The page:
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Outshining the Sun King

Guardian, 9 July 2008


The year 1661 started off well for Nicolas Foucquet. As France's finance minister he had played an important role in ending the long war against Spain and he expected very soon to become Louis XIV’s prime minister. His new château at Vaux le Vicomte would not only be a statement of his achievement, but also launch a splendid new era for the country. To show it off, he decided to put on the party to end all parties. The guest of honour was the king himself. On August 17, Louis XIV arrived from his nearby summer residence at Fontainebleau with the entire French court. 

Six thousand guests dined off silver plates, feasting on food prepared by France’s greatest chef, Vatel. A play, written for the occasion by Molière, was performed against a backdrop of spectacular fountains; the king’s favourite composer, Lully, provided the music; and the evening ended with the greatest firework display that the age had ever seen. But everyone agreed that the most extraordinary sight by far was Foucquet's château. It possessed a magical, heart-stopping beauty: you could not help but look at it.

‘A new age of peace’

How the young king admired this miraculous building. But it enraged him, too. He was furious that one of his subjects should have dared to build a palace that far outshone any of his own. So he arraigned Foucquet on trumped-up charges and had him incarcerated for life in the Alpine fortress of Pignerol. He then confiscated the statues, pictures and tapestries of Vaux, even the orange trees in its gardens. But the biggest theft of all was the team that had created the château – architect Louis Le Vau, painter Charles Le Brun and gardener André Le Nôtre. Sending them off to Versailles, where his father, Louis XIII, had kept a simple hunting lodge, the king ordered them to build a château for him there that would far eclipse the one they had already completed for Foucquet.

Compelled to implement the king’s vision of majesty, the trio kept the stone quarries of France working overtime, as they turned out vast, ornately decorated façades, terraces and parterres. But although they certainly broke all previous records in terms of size and scale, they did not come even close to the enigmatic appeal of what they had already achieved at Vaux.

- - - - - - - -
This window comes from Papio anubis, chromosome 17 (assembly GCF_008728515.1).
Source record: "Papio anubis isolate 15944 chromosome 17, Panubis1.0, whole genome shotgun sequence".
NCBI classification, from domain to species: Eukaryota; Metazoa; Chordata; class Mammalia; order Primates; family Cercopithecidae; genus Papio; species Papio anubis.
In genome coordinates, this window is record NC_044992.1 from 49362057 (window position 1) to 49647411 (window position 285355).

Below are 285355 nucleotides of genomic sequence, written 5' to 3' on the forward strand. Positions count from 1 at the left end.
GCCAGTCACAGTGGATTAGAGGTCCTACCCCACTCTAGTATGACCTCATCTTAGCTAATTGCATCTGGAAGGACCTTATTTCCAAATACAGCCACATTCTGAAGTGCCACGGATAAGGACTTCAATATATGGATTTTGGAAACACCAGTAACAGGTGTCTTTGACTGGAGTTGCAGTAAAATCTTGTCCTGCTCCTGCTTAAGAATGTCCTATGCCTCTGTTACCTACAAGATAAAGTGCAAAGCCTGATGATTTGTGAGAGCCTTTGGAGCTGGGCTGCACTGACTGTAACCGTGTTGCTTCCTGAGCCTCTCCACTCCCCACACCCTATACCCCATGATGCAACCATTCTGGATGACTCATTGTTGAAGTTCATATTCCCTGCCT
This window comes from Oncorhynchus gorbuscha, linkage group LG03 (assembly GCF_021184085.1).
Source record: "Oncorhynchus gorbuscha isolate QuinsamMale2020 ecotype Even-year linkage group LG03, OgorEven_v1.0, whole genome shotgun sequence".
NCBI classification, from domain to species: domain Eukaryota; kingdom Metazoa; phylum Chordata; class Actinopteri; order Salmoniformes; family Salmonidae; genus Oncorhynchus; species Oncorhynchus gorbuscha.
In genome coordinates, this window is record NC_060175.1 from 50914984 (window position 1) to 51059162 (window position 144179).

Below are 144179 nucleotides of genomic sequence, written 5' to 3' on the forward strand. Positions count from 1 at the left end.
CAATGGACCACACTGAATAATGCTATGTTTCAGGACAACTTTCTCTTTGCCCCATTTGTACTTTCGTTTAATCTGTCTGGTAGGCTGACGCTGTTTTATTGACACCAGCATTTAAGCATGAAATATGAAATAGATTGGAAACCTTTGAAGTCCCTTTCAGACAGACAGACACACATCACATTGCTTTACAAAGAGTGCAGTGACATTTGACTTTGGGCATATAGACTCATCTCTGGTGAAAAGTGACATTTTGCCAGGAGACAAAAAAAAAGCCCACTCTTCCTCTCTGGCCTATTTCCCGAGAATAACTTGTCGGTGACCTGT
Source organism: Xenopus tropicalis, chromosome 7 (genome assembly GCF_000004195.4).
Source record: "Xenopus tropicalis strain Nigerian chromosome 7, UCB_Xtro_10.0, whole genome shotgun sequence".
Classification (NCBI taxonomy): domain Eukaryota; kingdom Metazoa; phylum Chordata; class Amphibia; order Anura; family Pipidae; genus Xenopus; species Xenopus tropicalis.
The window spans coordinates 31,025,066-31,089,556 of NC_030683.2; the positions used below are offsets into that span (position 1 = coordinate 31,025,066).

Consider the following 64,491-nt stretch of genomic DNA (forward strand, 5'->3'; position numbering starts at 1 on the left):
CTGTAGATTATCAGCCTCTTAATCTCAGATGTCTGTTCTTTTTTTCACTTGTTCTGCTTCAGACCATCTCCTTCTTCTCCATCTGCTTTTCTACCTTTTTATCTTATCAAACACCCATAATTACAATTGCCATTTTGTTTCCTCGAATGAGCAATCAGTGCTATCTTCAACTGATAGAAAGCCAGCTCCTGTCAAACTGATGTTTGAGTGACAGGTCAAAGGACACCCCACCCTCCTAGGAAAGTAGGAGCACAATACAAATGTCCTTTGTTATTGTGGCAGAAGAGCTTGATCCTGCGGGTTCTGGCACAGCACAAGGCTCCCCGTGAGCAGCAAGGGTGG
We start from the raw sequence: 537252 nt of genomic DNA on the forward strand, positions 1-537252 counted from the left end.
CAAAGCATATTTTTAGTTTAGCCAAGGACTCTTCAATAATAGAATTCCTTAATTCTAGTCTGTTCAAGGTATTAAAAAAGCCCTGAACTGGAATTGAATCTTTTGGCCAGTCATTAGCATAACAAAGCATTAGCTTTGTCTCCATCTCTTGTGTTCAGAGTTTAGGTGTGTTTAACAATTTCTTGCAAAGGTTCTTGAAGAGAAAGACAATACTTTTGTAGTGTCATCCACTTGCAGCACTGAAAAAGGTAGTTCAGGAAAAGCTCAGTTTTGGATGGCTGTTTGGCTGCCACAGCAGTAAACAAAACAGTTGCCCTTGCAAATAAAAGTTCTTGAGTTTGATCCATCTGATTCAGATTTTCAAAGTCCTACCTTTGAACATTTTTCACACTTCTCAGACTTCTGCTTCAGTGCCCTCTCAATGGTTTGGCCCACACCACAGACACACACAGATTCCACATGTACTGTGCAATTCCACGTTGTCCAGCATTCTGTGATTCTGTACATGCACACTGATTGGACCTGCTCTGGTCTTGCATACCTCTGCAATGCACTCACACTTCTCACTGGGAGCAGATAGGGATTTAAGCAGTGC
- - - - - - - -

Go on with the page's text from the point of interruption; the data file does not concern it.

To the extent that their work mirrored the wishes of two exacting but very different masters, perhaps this is not surprising. While Louis XIV wanted a great palace that would project the majesty of the greatest sovereign in Christendom, Foucquet imagined a monument that might serve as an ideal of harmonious civilisation in the new age of peace.

'With style, wit and charm'


A miracle of perfect measure, the great dome that greets you offers an impressive solidity, yet in its effortless elegance seems almost light enough to float to the sky. In the summer, swallows and swifts swoop about it, gliding on the hot air currents. This is a place that animals seem to favour. The golden carp that swim in the decorative moat provide a living counterpart to the stone fishes and water gods that inhabit the giant ponds in the gardens, where an occasional peacock can be seen strolling by, or a squirrel scurrying perilously along the top of a hedge.

The squirrel is a special creature at Vaux le Vicomte. It features on the coat of arms of the house’s founder, along with the motto, Quo Non Ascendet – To where will he not climb? It was the risk-defying aspect of the animal that most appealed to Foucquet, not its habit of burying acorns for another day. If he had shown the kind of prudence that now makes his symbol the logo of a French savings bank, maybe he would have made it to the top, but then Vaux would have remained only a dream.

The presiding principles of the place are wit, style and charm. It raises the clever conceit to a high art, gently playing with its visitors. From the house, you gaze upon a splendid prospect of fountains and parterres that give way to a grassy slope and trees in the far distance. Marking the limits of this terrain is a giant statue of Hercules. It seems a brief, pleasant walk to reach. But halfway your progress is halted by what at first seems to be a river, but is actually the Canal de la Poêle, which stretches about 1,000m side to side. Invisible until you are upon it, and lined on both sides by tall but slender chestnut trees, this expanse of water – along which glide boats in the shape of giant swans – lies in a hidden gorge, a parallel but separate domain providing a retreat within a retreat. To reach the statue now, you must make the lengthy detour around one end. 

When I last visited Vaux, I did so to find myself overtaking a tall, grey-haired woman with a walking-stick. Lean and wiry, she looked as if she had a lifetime of such expeditions behind her. She paused to regain her breath. “It’s such an illusion,” she said in an Australian accent as I caught up with her. “I didn't realise there was all this to come. This place could do with a few bridges.” But soon she was off again. “Never mind. You can always go further than you think.”

© Charles Drazin 2008.

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